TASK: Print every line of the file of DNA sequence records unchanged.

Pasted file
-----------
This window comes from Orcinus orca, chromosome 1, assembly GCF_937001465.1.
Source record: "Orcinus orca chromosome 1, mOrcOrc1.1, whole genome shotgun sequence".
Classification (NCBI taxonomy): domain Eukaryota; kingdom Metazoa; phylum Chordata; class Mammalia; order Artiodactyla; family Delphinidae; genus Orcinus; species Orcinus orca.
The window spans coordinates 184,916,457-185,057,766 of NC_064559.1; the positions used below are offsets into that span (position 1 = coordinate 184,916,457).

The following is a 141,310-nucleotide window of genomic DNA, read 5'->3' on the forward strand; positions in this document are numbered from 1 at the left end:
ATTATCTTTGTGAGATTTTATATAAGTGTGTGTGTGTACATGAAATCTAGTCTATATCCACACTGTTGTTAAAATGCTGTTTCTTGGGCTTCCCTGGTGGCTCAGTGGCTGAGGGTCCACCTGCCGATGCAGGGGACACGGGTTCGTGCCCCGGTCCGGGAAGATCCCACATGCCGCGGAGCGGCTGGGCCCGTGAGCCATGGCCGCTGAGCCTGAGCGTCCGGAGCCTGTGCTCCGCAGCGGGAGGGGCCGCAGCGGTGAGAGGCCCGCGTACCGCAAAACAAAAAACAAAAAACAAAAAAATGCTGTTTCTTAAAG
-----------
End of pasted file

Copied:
This window comes from Orcinus orca, chromosome 1, assembly GCF_937001465.1.
Source record: "Orcinus orca chromosome 1, mOrcOrc1.1, whole genome shotgun sequence".
Classification (NCBI taxonomy): domain Eukaryota; kingdom Metazoa; phylum Chordata; class Mammalia; order Artiodactyla; family Delphinidae; genus Orcinus; species Orcinus orca.
The window spans coordinates 184,916,457-185,057,766 of NC_064559.1; the positions used below are offsets into that span (position 1 = coordinate 184,916,457).

The following is a 141,310-nucleotide window of genomic DNA, read 5'->3' on the forward strand; positions in this document are numbered from 1 at the left end:
ATTATCTTTGTGAGATTTTATATAAGTGTGTGTGTGTACATGAAATCTAGTCTATATCCACACTGTTGTTAAAATGCTGTTTCTTGGGCTTCCCTGGTGGCTCAGTGGCTGAGGGTCCACCTGCCGATGCAGGGGACACGGGTTCGTGCCCCGGTCCGGGAAGATCCCACATGCCGCGGAGCGGCTGGGCCCGTGAGCCATGGCCGCTGAGCCTGAGCGTCCGGAGCCTGTGCTCCGCAGCGGGAGGGGCCGCAGCGGTGAGAGGCCCGCGTACCGCAAAACAAAAAACAAAAAACAAAAAAATGCTGTTTCTTAAAG